Targeting U.S. Technologies
Near East

Case Study


In fiscal year 2008 (FY08), entities from the Near East region once again generated the second highest degree of collection attempts to acquire U.S. technology, consistently maintaining this position for the last four years behind East Asia and the Pacific collectors. Commercial collectors within the Near East region continued to dominate collection attempts, accounting for almost half of all targeting. Distantly following commercial entities, collectors identifiable as government associated collectors accounted for more than a quarter of the targeting effort. These collectors primarily continued to seek technologies involving information systems; however, regional entities also focused on the optics, lasers, and aeronautics categories of technology. Near East collectors most commonly utilized direct requests as a means to obtain information, followed by solicitation, seeking employment and suspicious Internet activity techniques. The collectors in this region represented a vast spectrum of entities, ranging from student and business entrepreneurs to full-fledged government operators.


Following a trend DSS noted in FY07 reporting, entities categorized as “commercial” continued to increase their collection efforts and accounted for 44 percent of all collection reports with a Near East nexus. The most significant regional change in FY08 reporting was the precipitous drop in collection efforts by entities strictly associated with government affiliates, constituting only seven percent of all collection efforts in FY08.

Analyst Comment: The continuing rise of Near East commercial entity activity continued to indicate a growing collusion between commercial entities and government associated entities, such as universities, public agencies, and research and development centers, to acquire leading-edge technology from defense industry. Consequently, the corresponding drop in strictly government entities is likely attributable to the regional governments’ close control of all commercial and government associated entities’ activities, reducing the need for direct government involvement in collection efforts. (Confidence Level: Moderate)



Near East entities continued to favor direct requests for information as the most common collection technique of choice, because of its low-risk, high-gain properties. Direct requests accounted for 74 percent of regional collection reports in FY08. Collectors also continued to use solicitation and seeking employment in their efforts to exploit cleared defense contractors (CDCs) for desired information. FY08 also saw a slight increase in the number of suspicious Internet activity incidents traceable to Near East entities. Although suspicious Internet activity incidents only accounted for less than five percent of all collection reports, this phenomenon mirrors rising cyber collection activities from other prolific regional collectors like East Asia and the Pacific and Europe and Eurasian collectors.

Analyst Comment: It is highly likely Near East collectors will continue to use direct request as their preferred method of operation (MO), but they will also use all available avenues of approach (like suspicious Internet activity) in their efforts to circumvent embargoes and target United States technology. This type of direct targeting increases the number of targets of opportunity and is likely to increase the success rate for acquiring sensitive, classified, and export-controlled United States technology. (Confidence Level: High)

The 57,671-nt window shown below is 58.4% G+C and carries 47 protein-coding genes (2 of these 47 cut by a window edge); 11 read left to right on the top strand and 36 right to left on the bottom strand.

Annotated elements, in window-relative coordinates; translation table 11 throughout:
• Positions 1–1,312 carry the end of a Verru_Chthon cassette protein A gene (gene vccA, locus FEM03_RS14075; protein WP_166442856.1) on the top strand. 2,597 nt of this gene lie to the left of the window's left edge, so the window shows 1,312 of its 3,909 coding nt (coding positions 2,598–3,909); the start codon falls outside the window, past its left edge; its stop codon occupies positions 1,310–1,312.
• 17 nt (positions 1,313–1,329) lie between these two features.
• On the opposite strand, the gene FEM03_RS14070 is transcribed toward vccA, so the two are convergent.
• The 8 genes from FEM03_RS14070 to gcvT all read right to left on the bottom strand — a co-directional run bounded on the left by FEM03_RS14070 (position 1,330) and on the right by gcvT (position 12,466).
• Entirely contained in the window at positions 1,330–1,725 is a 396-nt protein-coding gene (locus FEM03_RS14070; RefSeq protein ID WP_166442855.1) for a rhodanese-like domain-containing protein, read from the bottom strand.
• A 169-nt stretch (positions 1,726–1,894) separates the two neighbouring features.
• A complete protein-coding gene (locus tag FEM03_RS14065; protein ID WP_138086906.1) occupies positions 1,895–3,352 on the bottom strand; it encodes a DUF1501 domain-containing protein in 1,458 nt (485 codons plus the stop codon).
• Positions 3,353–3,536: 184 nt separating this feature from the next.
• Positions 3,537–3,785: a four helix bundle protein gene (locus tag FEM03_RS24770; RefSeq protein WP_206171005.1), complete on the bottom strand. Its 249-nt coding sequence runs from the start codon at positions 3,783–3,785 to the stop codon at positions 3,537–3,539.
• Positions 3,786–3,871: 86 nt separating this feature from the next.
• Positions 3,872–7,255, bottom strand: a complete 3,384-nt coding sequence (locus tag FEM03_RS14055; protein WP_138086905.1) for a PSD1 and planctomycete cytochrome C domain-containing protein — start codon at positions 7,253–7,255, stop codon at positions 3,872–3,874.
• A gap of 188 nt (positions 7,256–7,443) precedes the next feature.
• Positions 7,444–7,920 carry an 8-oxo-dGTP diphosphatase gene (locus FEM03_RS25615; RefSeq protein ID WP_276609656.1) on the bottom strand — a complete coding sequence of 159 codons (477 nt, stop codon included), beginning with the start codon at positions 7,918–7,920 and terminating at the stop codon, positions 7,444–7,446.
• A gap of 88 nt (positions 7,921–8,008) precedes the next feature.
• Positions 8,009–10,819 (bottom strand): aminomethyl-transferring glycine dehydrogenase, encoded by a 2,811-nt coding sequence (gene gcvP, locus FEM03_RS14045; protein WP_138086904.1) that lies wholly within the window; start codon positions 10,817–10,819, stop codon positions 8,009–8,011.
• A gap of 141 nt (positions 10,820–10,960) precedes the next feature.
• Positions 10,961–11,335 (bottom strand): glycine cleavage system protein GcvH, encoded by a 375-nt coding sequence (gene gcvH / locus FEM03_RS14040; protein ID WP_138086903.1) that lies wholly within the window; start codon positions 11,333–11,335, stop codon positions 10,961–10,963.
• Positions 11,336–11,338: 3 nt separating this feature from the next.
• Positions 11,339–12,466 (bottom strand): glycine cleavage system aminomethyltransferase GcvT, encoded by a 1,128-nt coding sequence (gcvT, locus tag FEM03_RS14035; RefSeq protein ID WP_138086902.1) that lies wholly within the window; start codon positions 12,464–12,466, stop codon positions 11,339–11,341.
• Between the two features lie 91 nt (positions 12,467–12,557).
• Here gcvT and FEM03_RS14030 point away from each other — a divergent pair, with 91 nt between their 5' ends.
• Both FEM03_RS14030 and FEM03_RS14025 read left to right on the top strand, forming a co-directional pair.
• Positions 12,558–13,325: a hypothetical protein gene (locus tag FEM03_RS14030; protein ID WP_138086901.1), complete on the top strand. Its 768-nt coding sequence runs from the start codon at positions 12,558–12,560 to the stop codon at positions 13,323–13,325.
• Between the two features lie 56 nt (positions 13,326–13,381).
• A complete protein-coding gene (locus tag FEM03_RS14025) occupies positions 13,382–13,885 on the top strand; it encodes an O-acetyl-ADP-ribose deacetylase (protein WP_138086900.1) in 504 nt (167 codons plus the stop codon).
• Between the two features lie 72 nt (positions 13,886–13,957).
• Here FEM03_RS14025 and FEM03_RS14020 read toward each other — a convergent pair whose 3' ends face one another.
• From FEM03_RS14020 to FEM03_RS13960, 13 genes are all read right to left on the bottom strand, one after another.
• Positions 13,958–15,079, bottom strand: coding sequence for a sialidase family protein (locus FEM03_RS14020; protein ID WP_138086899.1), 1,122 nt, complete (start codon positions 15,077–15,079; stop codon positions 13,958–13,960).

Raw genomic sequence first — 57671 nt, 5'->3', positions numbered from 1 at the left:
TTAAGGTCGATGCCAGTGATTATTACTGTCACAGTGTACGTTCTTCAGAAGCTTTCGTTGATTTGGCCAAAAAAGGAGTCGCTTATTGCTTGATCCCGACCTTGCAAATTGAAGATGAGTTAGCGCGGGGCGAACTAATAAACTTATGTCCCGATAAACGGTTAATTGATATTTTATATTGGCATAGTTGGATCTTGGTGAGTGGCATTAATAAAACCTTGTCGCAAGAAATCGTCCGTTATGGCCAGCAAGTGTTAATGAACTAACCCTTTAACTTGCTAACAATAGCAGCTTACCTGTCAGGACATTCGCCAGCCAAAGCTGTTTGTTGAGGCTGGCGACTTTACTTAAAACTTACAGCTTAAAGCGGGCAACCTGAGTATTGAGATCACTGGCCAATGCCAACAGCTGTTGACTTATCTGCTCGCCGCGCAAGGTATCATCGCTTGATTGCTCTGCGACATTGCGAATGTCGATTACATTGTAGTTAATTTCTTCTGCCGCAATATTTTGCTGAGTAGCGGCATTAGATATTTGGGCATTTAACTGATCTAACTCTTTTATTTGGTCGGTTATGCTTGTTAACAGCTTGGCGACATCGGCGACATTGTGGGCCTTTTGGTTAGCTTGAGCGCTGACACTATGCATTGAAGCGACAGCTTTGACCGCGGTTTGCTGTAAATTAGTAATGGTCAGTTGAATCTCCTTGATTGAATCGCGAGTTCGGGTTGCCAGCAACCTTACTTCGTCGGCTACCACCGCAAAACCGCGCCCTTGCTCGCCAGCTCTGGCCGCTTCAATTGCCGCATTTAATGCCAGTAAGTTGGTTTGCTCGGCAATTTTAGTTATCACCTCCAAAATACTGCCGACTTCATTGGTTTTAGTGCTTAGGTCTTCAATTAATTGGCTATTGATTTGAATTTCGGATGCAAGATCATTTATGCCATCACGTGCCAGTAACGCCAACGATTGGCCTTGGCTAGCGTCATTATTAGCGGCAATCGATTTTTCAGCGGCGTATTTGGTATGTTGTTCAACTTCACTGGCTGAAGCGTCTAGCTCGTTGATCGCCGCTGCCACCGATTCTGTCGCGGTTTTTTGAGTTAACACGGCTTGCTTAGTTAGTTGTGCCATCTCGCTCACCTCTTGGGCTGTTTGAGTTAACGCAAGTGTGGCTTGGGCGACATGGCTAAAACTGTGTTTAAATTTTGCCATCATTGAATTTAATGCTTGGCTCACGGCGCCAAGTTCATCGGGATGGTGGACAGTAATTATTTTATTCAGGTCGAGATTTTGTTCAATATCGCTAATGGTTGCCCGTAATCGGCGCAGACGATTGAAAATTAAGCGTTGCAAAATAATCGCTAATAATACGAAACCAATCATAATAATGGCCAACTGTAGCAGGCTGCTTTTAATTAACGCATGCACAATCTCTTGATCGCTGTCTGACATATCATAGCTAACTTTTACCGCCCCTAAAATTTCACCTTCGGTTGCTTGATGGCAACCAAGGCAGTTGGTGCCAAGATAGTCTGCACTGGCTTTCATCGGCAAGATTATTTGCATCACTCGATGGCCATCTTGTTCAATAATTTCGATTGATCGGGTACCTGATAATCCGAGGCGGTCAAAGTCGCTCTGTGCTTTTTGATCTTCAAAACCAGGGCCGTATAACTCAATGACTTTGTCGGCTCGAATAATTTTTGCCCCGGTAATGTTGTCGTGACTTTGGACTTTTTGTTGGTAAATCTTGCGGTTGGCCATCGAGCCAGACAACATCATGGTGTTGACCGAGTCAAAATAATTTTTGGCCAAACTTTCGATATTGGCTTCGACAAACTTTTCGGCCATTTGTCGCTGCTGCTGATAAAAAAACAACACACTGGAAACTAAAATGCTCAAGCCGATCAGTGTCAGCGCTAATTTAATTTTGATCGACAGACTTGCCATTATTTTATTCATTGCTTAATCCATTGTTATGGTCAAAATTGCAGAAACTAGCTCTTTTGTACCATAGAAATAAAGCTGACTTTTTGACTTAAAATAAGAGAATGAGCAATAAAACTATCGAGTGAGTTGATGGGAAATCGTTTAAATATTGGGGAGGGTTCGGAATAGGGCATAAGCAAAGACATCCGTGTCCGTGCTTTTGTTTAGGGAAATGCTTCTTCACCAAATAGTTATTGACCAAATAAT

Methods of Operation


Near East entities continued to steadily target information systems technologies as related to command, control, communication, computers, intelligences, surveillance, and reconnaissance (C4ISR) programs, especially modeling and simulation systems. In a shift from previous years’ reporting, attempts for lasers and optics technology increased to second place displacing reports for aeronautics technology. The specific technologies associated with lasers and optics were predominately optical software programs and unmanned aerial vehicle (UAV) targeting payloads. Analyst Comment: As defense industry continues to make advances in the laser and optical payloads for the aeronautics field, it is highly likely that entities will continue to pursue aggressive collection attempts on this area in order to develop indigenous UAVs with weapons delivery and targeting capabilities. (Confidence Level: High)

Since 2003, the number of UAVs fielded in the Afghanistan and Iraq wars increased over five-fold, with a corresponding increase in suspicious entity interest. As UAV technology evolves with ever-increasing efficiency and effectiveness, the desire to obtain UAV emerging technologies, bundled-weapons platforms, and targeting platforms will also likely increase. Not to be overlooked, the wars in Iraq and Afghanistan also generated an increased focus on the acquisition of cutting edge technologies related to C4ISR programs, especially as they related to battlefield management capabilities.

Targeted Technologies


Entities originating from the Near East region will likely continue to pursue United States technology and information in order to develop their own force multipliers as well as to improve existing technology. It is highly likely they will continue to use the direct request MO in their attempts to acquire sensitive United States technology. Furthermore, channeling commercial affiliated requests through third party nations is also likely to grow in an effort to avoid sanctions and trade restrictions. As this region becomes more volatile, it is highly likely entities will continue to focus their collection on dual-use technologies such as information systems, laser and optics, and aeronautics technology, especially in the areas of C4ISR systems and UAV payloads. (Confidence Level: High)

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